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Plants with Family Values

  • By Anna Rothschild
  • Posted 04.11.13
  • NOVA

When people say, "It's a jungle out there," they generally mean that the world can be cold and heartless. Yet it turns out that a literal jungle may not be so uncaring after all. A team of Canadian scientists has found that some plants recognize close relatives and help them.

Listen to the story.

Scientists find that plants can act altruistically toward their siblings.

The greenhouse at McMaster University in Hamilton, Ontario, teems with life. Banana trees, bamboo, and cacao (the source of chocolate) fill the lush tropical room.

It's a scene of fierce competition. Leaves, pods, and Technicolor flowers sprout in all directions, fighting for the light.

The McMaster University greenhouse is home to many tropical plants, including this carnivorous pitcher plant. Enlarge Photo credit: Courtesy Anna Rothschild / WGBH Educational Foundation

"Our view of nature is sometimes that nature is red in tooth and claw—that every organism is out for itself," says biologist Susan Dudley.

But in her laboratory here, Dudley has shown that nature has a softer side. Even plants can embrace family values.

"Friendly" Plants

Dudley and her students have shown that plants can recognize their siblings and give them preferential treatment. In 2007 they tested a hypothesis: that plants from the same mother would compete less for valuable resources (like root space in the soil) than plants that were strangers. To her amazement, Dudley says, "We found exactly what we predicted."

"For a plant to have this fungus associated with the roots kind of gives them super-roots."

In other words, the plants seemed to act altruistically toward their relatives. Now, this doesn't necessarily mean that the plants are being selfless. This altruism is most likely a strategy that evolved to increase the odds that a plant will pass on its genes.

"If your relative does better, then your relative's genes are passed on and you share some of those genes," says Amanda File, one of Dudley's graduate students.

McMaster University Biology Professor Susan Dudley (right) and graduate student Amanda File examine daffodils being grown for a study of plant altruism. Enlarge Photo credit: Courtesy Anna Rothschild / WGBH Educational Foundation

The altruistic behavior the scientists saw in this first study was passive. The plants were not working together; they simply were not being aggressive toward their siblings. So the scientists wondered, was there a situation in which sibling plants would actually cooperate?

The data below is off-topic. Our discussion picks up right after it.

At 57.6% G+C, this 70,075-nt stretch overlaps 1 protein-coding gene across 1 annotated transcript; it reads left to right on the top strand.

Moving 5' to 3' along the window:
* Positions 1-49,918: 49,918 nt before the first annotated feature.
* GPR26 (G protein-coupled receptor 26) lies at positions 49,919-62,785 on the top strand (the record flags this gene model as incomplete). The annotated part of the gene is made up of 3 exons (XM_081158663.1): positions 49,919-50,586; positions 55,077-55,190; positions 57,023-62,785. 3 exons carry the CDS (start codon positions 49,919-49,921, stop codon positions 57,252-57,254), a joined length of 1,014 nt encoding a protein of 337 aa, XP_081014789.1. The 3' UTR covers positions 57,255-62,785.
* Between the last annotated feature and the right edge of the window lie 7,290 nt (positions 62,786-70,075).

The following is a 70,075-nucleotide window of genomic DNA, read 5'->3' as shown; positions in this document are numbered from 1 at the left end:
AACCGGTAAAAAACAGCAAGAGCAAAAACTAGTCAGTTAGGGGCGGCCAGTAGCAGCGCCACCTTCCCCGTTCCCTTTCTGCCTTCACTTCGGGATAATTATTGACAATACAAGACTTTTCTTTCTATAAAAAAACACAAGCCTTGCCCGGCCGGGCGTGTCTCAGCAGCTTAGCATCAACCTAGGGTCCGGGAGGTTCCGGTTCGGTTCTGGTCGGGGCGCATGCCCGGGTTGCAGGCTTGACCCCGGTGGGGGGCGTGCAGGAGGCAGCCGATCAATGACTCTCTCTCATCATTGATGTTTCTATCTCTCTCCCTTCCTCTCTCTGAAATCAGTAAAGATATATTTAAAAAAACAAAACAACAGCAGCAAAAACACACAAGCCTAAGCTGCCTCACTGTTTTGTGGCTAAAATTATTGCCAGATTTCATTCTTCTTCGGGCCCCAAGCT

To find the answer, Amanda File turned to ragweed.

"Many of us are allergic to it, and it's not very nice to touch because it's very hairy and kind of yucky," File says. But she chose it because, like about 80 percent of land plants, ragweed forms a partnership with something called mycorrhizal fungi.

These are networks of fungi that live in the soil and associate with the roots of many neighboring plants. A plant will provide sugars to the fungus to help it grow. In return, the fungus gives the plant nutrients, water, and in some cases, protection from pathogens.

"For a plant to have this fungus associated with the roots kind of gives them super-roots," Dudley explains.

But there's a catch. Since multiple plants work together to help the fungus grow, there is an incentive to "cheat." A plant could donate no sugar, which is a costly resource, but still receive nutrients from the fungus.

"The more that I know about plant behavior, the more I love what I do."

Dudley and File wondered if plants would be less likely to cheat, and in fact be more generous, in the presence of siblings.

In a recent study, they grew pots of siblings and pots of unrelated plants. They found that plants that were related did, in fact, work together to promote the growth of the helpful fungus. And, in turn, that seemed to benefit the plants.

Pairs of ragweed plants. Some are siblings, others are strangers. Enlarge Photo credit: Courtesy Amanda File

Dudley says the siblings grown together were healthier overall.

"This is our first bit of evidence that not only do plants change their behavior in the presence of siblings, but they may benefit from the presence of siblings," she says.

Fertile Field of Study

Other labs have made similar findings, but this is still a new and provocative idea, and there are a lot of questions left to answer. For example, how do plants know who their siblings are? One theory holds that plants detect chemicals emitted by roots, but what those chemicals are and how plants sense them remain unclear.

For Amanda File, this is an exciting new frontier in biology.

"The more that I know about plant behavior, the more I love what I do," she says. "There's just so many cool questions to ask."

The next question she is exploring concerns maternal care in trees. She is studying a species of tropical oak in Taiwan and wants to find out: do mother trees take better care of their own babies than they do the saplings of others?

For more global environmental news, visit PRI's "The World."

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